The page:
What’s it like? Nectar is what it’s like. Ice cold and fizzy. Makes you belch if you neck it too quickly and leaves a lagery taste in the mouth that’s best washed down with another swig. With beer like this in the world sold for buttons it makes you glad to be alive, glad it’s the weekend and glad you are a free born Englishman.

Tuesday, 8 September 2009

Saving mild !


One of the key things I’ve picked up from the beer blogging community is a concept called “group think” Now I’m not going to accuse the beer blogging community of avoiding conflict; a good argument is from time to time a right laugh. Especially when people start calling each other scum. It’s more a case of positive re-enforcement of a particular viewpoint. Lots of people reinforcing each other’s opinions, not because it’s the truth, but because they like to establish a truth they want to believe in.

A case in point is the subject of general health. We all know that the sauce isn’t good for us, but a moderate amount of the sauce isn’t too bad. We also know that carrying a few extra pounds (on the waist not wallet) is none too clever. However it never ceases to amaze me that perfectly reasonable government advice to drink less, exercise more, eat healthily is dismissed as health fascism of a nanny state. That evidence that supports drinking or whatever established opinion that is firmly held is given the thumbs up and used to reinforce existing prejudice and evidence that contradicts a treasured opinion is dismissed, usually by insulting the doctor or health professional expressing the view.

Now I’m not going to get into the business of units, whether they are meaningful or whether they are made up and plucked from thin air. People come in different shapes and sizes and I guess that most averages lack meaning unless of course you fall into “average”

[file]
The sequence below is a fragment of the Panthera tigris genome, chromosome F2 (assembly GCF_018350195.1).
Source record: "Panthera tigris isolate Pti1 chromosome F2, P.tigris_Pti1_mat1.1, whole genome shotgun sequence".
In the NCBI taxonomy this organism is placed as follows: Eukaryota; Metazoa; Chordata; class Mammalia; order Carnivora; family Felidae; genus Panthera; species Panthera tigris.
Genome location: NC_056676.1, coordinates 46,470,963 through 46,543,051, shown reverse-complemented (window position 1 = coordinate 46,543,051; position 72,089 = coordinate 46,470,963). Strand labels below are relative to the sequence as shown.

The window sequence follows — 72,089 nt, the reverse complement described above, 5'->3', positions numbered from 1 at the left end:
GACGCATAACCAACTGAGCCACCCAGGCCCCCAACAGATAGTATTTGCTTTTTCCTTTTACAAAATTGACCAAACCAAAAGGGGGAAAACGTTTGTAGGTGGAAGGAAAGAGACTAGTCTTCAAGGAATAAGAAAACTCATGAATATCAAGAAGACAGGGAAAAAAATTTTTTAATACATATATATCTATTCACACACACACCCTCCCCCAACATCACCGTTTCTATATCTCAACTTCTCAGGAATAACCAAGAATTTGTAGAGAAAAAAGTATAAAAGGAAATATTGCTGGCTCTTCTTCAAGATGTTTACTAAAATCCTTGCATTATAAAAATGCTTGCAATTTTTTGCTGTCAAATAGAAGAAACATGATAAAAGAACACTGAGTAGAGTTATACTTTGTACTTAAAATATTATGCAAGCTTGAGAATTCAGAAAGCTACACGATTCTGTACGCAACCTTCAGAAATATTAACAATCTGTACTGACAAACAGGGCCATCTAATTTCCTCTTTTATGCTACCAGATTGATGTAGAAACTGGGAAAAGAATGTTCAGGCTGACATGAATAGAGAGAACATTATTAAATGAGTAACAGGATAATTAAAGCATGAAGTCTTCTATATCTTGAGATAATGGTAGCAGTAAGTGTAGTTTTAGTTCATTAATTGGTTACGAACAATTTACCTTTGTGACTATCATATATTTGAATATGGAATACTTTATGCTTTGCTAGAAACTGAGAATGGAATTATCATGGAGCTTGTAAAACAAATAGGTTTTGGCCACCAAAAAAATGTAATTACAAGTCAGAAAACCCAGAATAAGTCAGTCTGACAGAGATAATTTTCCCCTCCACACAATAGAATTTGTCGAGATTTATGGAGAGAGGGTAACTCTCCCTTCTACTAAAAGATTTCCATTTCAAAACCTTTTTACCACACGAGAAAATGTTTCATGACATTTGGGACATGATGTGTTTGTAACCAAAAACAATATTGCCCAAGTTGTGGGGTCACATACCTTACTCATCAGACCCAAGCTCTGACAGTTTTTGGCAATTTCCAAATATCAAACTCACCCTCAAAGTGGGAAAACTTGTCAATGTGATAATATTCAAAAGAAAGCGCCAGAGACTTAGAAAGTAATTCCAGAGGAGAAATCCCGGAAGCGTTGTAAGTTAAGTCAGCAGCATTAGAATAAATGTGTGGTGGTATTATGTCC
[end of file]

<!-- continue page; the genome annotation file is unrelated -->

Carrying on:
Here in the UK billions of tax payer cash is thrown into a National Health Service and I’ve no problem with the NHS and support it in principle. However it seems perfectly reasonable for the government to advertise healthier lifestyles as a way of more effectively utilizing the resources of the NHS. If McDonalds can advertise crap, why shouldn’t there be a counter view based on science and best current nutritional thinking? It’s still a free country, guv.

Now for the past week or two I’ve been cutting back on the sauce and I have lost about a stone. That’s 14 pounds or 7 kilo’s. Not bad. All by cutting down on the grog, knocking on the head chippy lunches and mid morning snickers bars, and eating a salad or two. I feel better for it, my trousers fit me comfortably again. It’s win win. Are you a fat biffer? Check here or here and lay off the grog for a week or two for an easy way of dropping the pounds. That’s my tip, folks.

However I cut back on the grog, didn’t cut it out. A weekend isn’t a weekend without a pint. A pint of what though eh? I read this or more pertinently this and discovered some interesting shit. Mild is a low calorie drink. 136 calories a pint. That’s less than Coors Light that comes in at 88 calories a half pint bottle or 176 calories a pint. Now that’s not common knowledge is it? Or is it? Does everyone know this? Now I’ve never had a pint of mild in my life. It’s cheap nasty old man’s piss water. However I had a couple of pints (fractionally more calories than 1 pint of Stella in 2 pints of mild) and discovered it’s actually not that bad. It was cask ale, but not pongy. Little flavour and weak as piss. I also discovered the ale jihadists’ campaign to save this dying beer style.

Have they thought about simply pointing out to modern metro sexual chaps like me that like a pint but have no intention of becoming fat blokes with beards that mild is a low calorie grog? Just a thought. I doubt it’ll be my last pint of mild. It’s not great beer, but it’s cheap and low calorie. Anyway enough of this, I’ve an appointment for a back, sack and crack then another appointment for a tan and manicure. Looking gorgeous. Chin Chin

Thursday, 3 September 2009

The best beer for the best food is?


There are those like Mr Wurst who state that the Bombay Bad Boy is the ultimate in culinary Pot Noodle delight. A good choice to be sure, but better than a chicken and mushroom? The matter is open. However I am more in line with Mr Curmudgeon, who appears more your Donor Kebab Pot Noodle kind of guy. But what beer to match with it? I’m at a loss. My Cooking Lager knowledge and wisdom eludes me. So, as it become apparent that some people read this tosh, god knows why, please help me. Suggest a beer to go with this culinary delight. Doesn’t have to be cooking lager, can be anything from pongy ale to Belgian fruit beer to German Weisse. Though cooking lager would be cheaper. Only one rule, I can buy it in a Sainsbury, Tesco, Morrison’s or Aldi. I’m not going out of my way to acquire this grog. Oh and I'm not paying silly money. Best suggestion gets me buying some and drinking it.

Wednesday, 2 September 2009

Spanking gorgeous


Time for a beer and food matching review. There are only two words to describe this combination. “Spanking gorgeous”. All other words are unnecessary and superfluous. Nuff said.